All I know is that I open is once with sudo nano /etc/hosts add my servers LAN IP and domain name and after I save that it works like a dream for me. YMMV
I would also like this feature.
As far as I understand it the way it works on DropBox is:
Client 1 uploads files to DropBox server (external to the LAN).
Client 2 connects to the DropBox server, see a file is there, but sees that it is also on Client 1 and grabs it from Client 1 as it is quicker than downloading from the server.
The file being on the server initially I think is to prevent conflicts.
I find this is most useful when you are adding a new client to the system. Rather than downloading GBs of data from a remote server, it grabs them relatively quickly over the LAN from an existing client.
LAN sync (in the way DropBox does it) is not an issue with a locally hosted OwnCloud server.
But this way you have have to remove/comment-out the line everytime you leave your internal network.
What I’ve been using for years is dnsmasq - it’s a caching dns server; you simply configure it to use your current dns servers upstream and add in a couple of manual entries for your domains. Then in order to have each client that connects via dhcp use your internal dns server, you simply set the dns server ip’s in your gateway/router to point to your dnsmasq instance; better yet if your running something like dd-wrt or pfSense you can install dnsmasq directly to the router.
not sure why everyone went off on a tangent but when server is on same lan this is not an issue,
this is for when server is on WAN like a dedicated/vps off of lan.
Yes, exactly. And, for example, when the Cloud server is out on the real internet (including e.g. hosted service). It would be very handy if multiple client computers “at home” can pick up a new (often big) file from the “at home” client that just created/modified it, rather than downloading it (a separate time for each “home client”) over and over.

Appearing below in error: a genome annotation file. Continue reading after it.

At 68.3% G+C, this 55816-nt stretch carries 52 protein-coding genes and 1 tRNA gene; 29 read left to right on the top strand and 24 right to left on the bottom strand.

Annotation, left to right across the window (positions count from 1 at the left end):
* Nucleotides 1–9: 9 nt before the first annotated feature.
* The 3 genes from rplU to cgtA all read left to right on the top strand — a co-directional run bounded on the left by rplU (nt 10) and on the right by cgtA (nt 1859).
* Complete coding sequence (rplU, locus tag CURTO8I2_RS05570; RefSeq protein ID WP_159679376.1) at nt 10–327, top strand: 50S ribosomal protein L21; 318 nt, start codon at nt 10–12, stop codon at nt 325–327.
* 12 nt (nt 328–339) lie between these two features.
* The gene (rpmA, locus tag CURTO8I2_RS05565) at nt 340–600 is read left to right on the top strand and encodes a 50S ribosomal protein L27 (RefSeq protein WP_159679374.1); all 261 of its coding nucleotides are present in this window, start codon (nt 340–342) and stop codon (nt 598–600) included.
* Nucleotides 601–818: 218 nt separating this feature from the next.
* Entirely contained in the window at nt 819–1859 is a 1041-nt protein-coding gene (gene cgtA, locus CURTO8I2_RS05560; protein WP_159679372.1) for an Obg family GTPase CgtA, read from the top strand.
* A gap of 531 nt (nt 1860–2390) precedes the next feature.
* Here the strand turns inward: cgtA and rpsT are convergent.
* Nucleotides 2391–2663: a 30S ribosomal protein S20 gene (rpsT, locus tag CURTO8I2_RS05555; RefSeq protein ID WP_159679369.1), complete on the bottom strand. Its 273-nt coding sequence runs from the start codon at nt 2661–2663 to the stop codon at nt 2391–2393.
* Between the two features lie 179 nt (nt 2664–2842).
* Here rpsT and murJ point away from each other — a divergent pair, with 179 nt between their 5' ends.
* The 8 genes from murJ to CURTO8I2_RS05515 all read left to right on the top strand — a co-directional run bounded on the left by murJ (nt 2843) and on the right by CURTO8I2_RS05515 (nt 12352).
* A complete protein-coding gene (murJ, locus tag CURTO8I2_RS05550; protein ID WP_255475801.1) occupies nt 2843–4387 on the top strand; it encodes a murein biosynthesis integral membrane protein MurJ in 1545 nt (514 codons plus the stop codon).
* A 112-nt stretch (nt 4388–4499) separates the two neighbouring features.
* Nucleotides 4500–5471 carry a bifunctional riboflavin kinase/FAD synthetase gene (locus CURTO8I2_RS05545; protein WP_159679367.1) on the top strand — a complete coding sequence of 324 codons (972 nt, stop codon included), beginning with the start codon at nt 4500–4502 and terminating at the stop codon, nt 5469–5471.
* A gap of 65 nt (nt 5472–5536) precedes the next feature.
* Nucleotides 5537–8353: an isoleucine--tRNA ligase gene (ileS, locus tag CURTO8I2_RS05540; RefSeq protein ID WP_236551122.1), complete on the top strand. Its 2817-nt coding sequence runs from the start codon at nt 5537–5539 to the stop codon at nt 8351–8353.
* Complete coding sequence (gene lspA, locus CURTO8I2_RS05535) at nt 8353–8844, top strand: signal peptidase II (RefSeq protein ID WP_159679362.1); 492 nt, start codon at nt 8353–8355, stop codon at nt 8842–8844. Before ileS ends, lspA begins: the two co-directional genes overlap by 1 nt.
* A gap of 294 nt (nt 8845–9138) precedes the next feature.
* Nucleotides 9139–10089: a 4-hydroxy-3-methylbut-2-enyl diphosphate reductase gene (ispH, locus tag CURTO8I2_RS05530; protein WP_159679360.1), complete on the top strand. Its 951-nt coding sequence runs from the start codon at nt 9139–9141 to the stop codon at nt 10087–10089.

I would like to add another (extending) use case:
I have a local Owncloud installation on my NAS, Raspi, Home-PC, that has access to all the terabytes of local disks laying around, maybe not always available. Then I have an Owncloud in the web (root-server, whatoever), always available, with a good connection (upload & download) but limited space, that serves all my phones/tables/PCs etc. with files/contacts/calender/etc. The home-Owncloud is hooked into the web-Owncloud via federation, to have everything accessible. In the Web-OC I can decide which data I want to have always available there (similar to the checkboxed-tree in the Windows-Client).
I don’t want to maintain to sources/client-folder in my sync-folder, one file, one URL, independent where it resides (this should be transparent to me as a user/application program). If the home-OC is not available obviously I cannot connect to the content, if I did not check the box to mirror it on the web-OC (which is included in a completely different User Story as well).
But if the home-OC is available, I would not like to load the file (e.g. a movie) from my disk through the home-OC to the web-OC (with limited upload bandwidth) and back again to my PC 3 meters away. The routing shoud find the local LAN shortcut.
(I guess this needs to be solved mainly as a proxy/routing issue. But I am not an expert in this. The Sabre guy who was on the OCC 2015 in Berlin might be knowledgeable enough with this topic to help.)